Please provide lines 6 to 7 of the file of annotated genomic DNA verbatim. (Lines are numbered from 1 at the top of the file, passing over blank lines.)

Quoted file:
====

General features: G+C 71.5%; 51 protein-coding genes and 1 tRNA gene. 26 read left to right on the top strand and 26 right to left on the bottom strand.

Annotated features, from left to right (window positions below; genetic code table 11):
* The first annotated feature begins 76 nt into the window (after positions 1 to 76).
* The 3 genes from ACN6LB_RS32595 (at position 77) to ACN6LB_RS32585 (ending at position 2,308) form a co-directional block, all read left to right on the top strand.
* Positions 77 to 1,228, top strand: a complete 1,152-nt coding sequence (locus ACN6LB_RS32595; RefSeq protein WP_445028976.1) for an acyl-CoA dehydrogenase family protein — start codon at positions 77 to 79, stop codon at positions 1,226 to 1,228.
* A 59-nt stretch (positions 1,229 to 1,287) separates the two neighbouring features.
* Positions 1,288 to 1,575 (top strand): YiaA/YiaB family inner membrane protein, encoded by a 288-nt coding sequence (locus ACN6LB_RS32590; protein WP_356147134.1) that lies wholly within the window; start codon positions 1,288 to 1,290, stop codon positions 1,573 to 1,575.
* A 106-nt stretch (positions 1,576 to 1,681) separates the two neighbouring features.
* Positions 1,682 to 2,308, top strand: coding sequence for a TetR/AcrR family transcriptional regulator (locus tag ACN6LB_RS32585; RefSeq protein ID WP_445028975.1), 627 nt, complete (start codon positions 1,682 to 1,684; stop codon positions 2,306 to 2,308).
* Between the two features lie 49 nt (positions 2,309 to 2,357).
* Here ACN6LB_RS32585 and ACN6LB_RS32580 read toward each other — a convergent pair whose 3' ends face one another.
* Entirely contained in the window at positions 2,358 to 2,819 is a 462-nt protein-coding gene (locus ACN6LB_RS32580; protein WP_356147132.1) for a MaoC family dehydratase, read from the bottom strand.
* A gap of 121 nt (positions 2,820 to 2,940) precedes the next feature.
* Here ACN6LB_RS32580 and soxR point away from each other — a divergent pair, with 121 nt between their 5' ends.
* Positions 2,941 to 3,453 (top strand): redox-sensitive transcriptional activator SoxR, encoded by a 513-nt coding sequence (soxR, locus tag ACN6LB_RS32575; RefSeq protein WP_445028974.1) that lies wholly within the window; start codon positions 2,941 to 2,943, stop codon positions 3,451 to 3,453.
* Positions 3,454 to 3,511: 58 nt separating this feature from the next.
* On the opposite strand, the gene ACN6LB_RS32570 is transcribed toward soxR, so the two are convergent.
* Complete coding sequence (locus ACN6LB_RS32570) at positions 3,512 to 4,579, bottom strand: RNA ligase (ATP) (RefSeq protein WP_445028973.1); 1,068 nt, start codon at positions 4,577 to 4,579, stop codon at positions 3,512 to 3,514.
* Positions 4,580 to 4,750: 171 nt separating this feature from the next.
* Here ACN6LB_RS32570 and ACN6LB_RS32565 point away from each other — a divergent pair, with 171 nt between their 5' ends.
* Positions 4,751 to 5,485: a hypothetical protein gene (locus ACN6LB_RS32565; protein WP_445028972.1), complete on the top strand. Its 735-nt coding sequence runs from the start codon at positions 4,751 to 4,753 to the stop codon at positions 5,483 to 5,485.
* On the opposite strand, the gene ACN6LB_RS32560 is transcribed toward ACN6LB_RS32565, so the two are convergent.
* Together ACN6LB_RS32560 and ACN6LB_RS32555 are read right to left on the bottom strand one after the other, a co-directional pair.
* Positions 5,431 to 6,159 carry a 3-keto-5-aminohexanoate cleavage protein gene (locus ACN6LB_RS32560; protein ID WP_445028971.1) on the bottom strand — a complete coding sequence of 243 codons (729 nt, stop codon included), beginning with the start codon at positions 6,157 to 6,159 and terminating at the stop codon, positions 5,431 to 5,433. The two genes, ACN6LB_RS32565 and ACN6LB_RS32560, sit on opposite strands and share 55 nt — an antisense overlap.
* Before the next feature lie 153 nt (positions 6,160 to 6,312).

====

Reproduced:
* A 59-nt stretch (positions 1,229 to 1,287) separates the two neighbouring features.
* Positions 1,288 to 1,575 (top strand): YiaA/YiaB family inner membrane protein, encoded by a 288-nt coding sequence (locus ACN6LB_RS32590; protein WP_356147134.1) that lies wholly within the window; start codon positions 1,288 to 1,290, stop codon positions 1,573 to 1,575.